The Great Gatsby

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In the novel The Great Gatsby by F. Scott Fitzgerald, the characters Jay Gatsby and Daisy Buchanan are said to be in love, but in reality, this seems to be a misconception. In this novel, Fitzgerald portrays the themes of love, lust, and obsession through the characters of Jay Gatsby and Daisy Buchanan, who confuse lust and obsession with love. By the end of the novel however, Jay Gatsby is denied his “love” and sacrifices his life for a woman who never gives him a second thought.
Jay Gatsby was a wealthy businessman who gained his money through the illegal practice of bootlegging. Gatsby’s love interest, Daisy Buchanan, was a materialistic woman who was married to the domineering Tom Buchanan. She seemed to care for nothing more than money. Gatsby was in love with Daisy, and went to all lengths to win her over. Gatsby’s only motivation for obtaining all of the money that he did was to become appealing to Daisy. Since Daisy was married, the idea of love between Gatsby and Daisy was forbidden. This very concept made the relationship all the more desirable. Gatsby becomes obsessed with his relationship with Daisy to the point that he was delusional. His only objective was to win Daisy back.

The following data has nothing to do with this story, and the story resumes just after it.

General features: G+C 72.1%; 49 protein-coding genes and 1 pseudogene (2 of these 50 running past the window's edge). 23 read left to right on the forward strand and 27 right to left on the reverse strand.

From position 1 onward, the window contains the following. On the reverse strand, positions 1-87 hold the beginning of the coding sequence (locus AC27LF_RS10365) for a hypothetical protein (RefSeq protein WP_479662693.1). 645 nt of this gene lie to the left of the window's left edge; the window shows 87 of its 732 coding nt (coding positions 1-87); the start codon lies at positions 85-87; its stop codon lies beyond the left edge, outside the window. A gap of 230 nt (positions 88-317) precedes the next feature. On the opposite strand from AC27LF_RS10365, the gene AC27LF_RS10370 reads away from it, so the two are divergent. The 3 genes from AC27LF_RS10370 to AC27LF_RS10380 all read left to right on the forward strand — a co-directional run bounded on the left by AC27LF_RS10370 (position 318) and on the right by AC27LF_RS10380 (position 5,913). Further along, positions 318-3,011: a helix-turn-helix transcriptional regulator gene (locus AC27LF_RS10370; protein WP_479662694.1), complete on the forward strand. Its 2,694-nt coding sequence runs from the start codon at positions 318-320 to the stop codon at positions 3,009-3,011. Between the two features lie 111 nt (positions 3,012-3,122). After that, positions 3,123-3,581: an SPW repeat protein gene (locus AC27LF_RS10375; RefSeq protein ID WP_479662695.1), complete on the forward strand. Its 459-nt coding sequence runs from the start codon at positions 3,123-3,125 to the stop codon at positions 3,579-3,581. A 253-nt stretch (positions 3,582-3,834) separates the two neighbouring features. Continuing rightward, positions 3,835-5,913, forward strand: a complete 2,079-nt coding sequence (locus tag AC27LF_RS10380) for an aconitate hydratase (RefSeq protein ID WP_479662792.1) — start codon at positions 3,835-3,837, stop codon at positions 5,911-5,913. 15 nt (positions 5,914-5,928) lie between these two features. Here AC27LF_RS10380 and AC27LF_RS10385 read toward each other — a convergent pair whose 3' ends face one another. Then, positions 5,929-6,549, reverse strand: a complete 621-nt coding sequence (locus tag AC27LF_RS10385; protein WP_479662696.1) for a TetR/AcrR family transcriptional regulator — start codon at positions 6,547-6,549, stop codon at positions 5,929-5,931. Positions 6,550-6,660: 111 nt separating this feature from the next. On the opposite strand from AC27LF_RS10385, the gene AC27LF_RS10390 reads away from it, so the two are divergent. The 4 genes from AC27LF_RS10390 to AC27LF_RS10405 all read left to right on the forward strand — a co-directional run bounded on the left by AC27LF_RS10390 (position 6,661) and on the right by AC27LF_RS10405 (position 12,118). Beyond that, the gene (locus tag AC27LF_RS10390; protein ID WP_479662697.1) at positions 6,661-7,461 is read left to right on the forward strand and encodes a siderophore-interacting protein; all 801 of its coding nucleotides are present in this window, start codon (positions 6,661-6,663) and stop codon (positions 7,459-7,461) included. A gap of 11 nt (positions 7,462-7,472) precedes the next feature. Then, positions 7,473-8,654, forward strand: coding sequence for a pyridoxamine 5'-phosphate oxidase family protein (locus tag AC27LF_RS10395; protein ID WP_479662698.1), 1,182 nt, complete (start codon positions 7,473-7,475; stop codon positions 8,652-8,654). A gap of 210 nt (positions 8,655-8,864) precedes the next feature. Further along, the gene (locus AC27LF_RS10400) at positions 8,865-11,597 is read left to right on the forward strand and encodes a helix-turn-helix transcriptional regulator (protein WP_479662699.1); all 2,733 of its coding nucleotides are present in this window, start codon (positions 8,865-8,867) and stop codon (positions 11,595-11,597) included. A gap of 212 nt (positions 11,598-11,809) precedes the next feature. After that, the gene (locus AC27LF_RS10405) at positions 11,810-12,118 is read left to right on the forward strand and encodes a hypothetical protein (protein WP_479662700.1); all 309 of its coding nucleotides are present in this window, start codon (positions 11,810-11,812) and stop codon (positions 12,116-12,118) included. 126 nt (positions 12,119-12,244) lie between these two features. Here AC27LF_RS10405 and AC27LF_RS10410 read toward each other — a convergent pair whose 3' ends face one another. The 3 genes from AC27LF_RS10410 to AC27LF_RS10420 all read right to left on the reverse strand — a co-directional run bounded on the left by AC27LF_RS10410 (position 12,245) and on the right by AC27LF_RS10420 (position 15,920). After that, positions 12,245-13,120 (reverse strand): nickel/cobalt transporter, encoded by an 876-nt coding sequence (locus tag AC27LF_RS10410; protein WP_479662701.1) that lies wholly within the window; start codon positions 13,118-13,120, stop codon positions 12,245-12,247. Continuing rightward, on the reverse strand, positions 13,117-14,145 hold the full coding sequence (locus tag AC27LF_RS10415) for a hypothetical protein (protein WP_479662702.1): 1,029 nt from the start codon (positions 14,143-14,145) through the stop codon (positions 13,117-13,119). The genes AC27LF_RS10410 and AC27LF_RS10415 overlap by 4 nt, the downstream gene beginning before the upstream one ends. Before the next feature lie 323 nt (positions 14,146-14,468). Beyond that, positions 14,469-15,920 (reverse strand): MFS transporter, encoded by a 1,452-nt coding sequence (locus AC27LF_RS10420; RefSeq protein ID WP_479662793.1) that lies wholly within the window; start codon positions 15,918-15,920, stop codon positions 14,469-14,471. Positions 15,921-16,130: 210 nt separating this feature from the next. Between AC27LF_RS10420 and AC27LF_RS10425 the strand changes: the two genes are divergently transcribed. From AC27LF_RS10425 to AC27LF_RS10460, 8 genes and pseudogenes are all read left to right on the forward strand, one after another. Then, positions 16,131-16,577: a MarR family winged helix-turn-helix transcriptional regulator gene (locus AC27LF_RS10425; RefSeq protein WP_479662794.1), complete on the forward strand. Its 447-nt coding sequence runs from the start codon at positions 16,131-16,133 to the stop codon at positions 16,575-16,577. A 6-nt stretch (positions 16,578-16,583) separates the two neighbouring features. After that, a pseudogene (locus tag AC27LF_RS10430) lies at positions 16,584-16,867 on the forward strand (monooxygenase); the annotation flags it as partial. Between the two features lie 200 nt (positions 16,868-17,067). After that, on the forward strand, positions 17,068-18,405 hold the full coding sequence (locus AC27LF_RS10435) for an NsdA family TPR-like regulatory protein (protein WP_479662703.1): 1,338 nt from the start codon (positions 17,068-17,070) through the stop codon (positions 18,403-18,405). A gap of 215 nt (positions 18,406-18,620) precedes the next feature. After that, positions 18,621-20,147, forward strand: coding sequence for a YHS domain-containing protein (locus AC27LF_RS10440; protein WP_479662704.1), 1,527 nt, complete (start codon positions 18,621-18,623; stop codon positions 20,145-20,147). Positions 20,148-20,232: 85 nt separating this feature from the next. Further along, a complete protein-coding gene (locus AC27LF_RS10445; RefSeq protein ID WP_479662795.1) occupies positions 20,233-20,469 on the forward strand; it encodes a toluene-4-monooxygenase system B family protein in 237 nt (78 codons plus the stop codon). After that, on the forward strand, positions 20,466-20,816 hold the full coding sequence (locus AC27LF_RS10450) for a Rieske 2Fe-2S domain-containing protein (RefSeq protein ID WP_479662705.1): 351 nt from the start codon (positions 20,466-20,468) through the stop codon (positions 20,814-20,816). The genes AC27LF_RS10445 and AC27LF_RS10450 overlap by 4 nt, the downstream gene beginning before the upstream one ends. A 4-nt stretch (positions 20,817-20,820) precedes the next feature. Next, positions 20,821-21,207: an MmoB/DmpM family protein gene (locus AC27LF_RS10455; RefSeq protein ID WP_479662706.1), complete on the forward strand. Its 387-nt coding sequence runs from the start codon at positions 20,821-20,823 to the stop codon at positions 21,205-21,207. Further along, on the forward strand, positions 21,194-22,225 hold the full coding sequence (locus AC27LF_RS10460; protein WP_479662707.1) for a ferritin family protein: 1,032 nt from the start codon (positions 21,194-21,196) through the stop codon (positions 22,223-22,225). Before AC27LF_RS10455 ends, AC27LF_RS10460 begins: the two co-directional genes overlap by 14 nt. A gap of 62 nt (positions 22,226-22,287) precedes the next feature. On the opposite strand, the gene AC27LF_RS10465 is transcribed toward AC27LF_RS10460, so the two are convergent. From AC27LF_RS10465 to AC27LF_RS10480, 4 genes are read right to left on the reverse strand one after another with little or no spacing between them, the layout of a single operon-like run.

When Tom learns of Gatsby and Daisy’s secret affair, he is outraged. Tom thought that to love someone, you had to have complete dominance over them. When he realized that he had lost control of Daisy, he panicked but because he senses that Daisy does not love him anymore and, therefore, he cannot control her.
Lust can completely overpower a person until they become controlled by it. By the end of this book, Gatsby becomes obsessed with his lust for Daisy. He wanted so much to have her, this she consumed every aspect of his life. He thought that he could turn back the hands of time and make Daisy love him again, but this proved to be simply impossible. Daisy was not willing to risk her social status for love, proving the of money and power was more important to her than love.
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